The Impact of the Industrial IoT: Manufacturers Are Turning into Service Providers

The Impact of the Industrial IoT: Manufacturers Are Turning into Service Providers

Industrial manufacturers put a lot into their products: innovation, years of expertise, the intelligence of their engineers and the sweat of their workers. But after they’re done with the manufacturing, they’re usually done with the product. Manufacturers traditionally haven’t been involved throughout the lifespan of their machines, save for the occasional repair. This has been the case for many decades.

But now, that’s changing.

Whereas before, the economic model was one that assumed depreciation, today manufacturers are involved throughout the lifespan of the product. The Industrial Internet of Things (IIoT) allows for machine-to-machine (M2M) communication, enabling manufacturers to transmit data, monitor status, and perform predictive maintenance and troubleshooting. Machines in the field can also collect and transmit data for analytics, business planning, and more.

In providing these offerings, manufacturers are making more than just parts or machines; they are providing a service. In essence, they are becoming long-term service providers. It is an enormous shift in expectations, and to prepare for the huge changes arising from the Internet of Things and 5G connectivity, manufacturers must know what is coming.

The Cultural Expectations of the IIoT

This is an entirely new world of revenue for manufacturers, who must be prepared to meet new B2B demands. The problem is that not every manufacturer is ready for this. According to a PwC report:

  • A full 34% believe it is “extremely critical” for US manufacturers to create an IoT strategy for their business;
  • Only 35% of US manufacturers are collecting and actively using the data generated by smart sensors to improve their manufacturing and operating processes;
  • Only 38% currently embed sensors in products to collect field data on a continual basis.

These numbers show a disconnect between what purchasers and users expect and what businesses are creating. That’s partly a cultural issue: many manufacturers aren’t accustomed to being service providers. That’s why there often exists a reluctance to make the widespread changes that are necessary to succeed in the modern digital age. It seems both expensive and overwhelming from a strategic standpoint, but that doesn’t have to be the case. Partnering with IIoT experts to help you create a mindful and comprehensive approach to connectivity can cut through the challenges. Getting started is the hardest part to becoming a service provider. The right approach can help you overcome that.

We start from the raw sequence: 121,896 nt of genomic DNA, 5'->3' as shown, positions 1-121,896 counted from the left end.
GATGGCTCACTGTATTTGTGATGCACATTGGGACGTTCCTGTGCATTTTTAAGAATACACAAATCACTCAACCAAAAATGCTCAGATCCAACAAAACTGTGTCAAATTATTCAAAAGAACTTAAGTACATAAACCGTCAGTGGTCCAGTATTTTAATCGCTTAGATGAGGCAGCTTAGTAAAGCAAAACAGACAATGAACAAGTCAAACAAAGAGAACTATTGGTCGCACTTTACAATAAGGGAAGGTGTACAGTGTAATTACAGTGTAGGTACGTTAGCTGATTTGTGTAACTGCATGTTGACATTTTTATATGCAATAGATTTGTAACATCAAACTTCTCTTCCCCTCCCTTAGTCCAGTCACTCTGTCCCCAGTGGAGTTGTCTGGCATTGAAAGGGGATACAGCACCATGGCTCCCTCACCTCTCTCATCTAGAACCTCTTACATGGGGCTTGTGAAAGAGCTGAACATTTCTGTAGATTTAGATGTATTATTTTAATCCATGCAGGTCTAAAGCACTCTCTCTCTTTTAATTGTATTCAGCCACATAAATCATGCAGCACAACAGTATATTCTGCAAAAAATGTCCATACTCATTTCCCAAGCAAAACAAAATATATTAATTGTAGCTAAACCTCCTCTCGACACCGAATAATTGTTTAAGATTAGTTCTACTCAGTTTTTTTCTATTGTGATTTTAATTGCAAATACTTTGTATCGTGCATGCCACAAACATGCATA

The Aspects of an IoT Strategy

Data storage technology is an essential element of the high-tech future. Data is the avenue through which you become a service provider. The true value of the IIoT depends on how much quality data you can collect, analyze, and use.

Data Collection and Analysis

With the IIoT, data is collected through a network of sensors on systems or component parts. This data tracks how a machine is operating in real-time, under every condition, and how it is interacting with other parts or systems.  In essence, you are creating a service that stretches through the product’s entire lifespan. You are collecting and analyzing data, which can then be leveraged to inform your decisions at a tactical and strategic level.

You’ll be able to understand how to create better products based on different conditions and to spot problems before they happen, repairing them over-the-air, or by dispatching engineers before potential malfunctions turn into reality.

Let’s take an example of a wind turbine. The most vulnerable part of a turbine is the gearbox, which can malfunction during unexpectedly heavy loads. But with the IIoT, you can monitor and give over-the-air (OTA) software upgrades during heavy wind times to adjust them when they are reaching capacity unexpectedly. As you collect data, you can predict when there will be problems.

An IIoT Ecosystem

In order to successfully become a service provider, an industrial manufacturer will need to create a cohesive ecosystem that extends throughout the life of the product. This involves adding IoT-enabled modules to finished products and creating new prototypes and market-ready machines with those modules as an integral part.

It’s here that manufacturers can quickly move ahead of its competition. They can offer their clients and buyers the benefits of a connected ecosystem, one that can be monitored and improved upon on a continuous basis. There is peace of mind for your potential client in knowing that they aren’t just buying a product, they’re buying a service that will mean fewer breakdowns, less stoppage time, fewer headaches, and lower costs.

That’s rapidly becoming the expectation. Are you ready for it?

The Need for an IIoT Partner

As a manufacturer, you’re good at what you do. You have a dedicated core competency, and it is what your clients rely on. But the transition to a service provider business model and a successful integration of connected technology might not be in your core competencies. A partner with IoT expertise can help you with the challenges that come from this transformation.

Working with a partner with core competencies that include helping manufacturers integrate into the IIoT means you can continue to focus on what you do best. You’ve been creating a better, more high-tech future throughout your career. It’s a fast-evolving world, but those those machines and systems are still essential. They just need to be IIoT-enabled and adapted to accommodate M2M-based services. Primitive Logic can help you create and implement a mindful approach that cuts through the noise, helping you get started down the IIoT path, quickly and efficiently. Connect with us today to learn more about how we can connect your business.

Kevin Moos, May 2017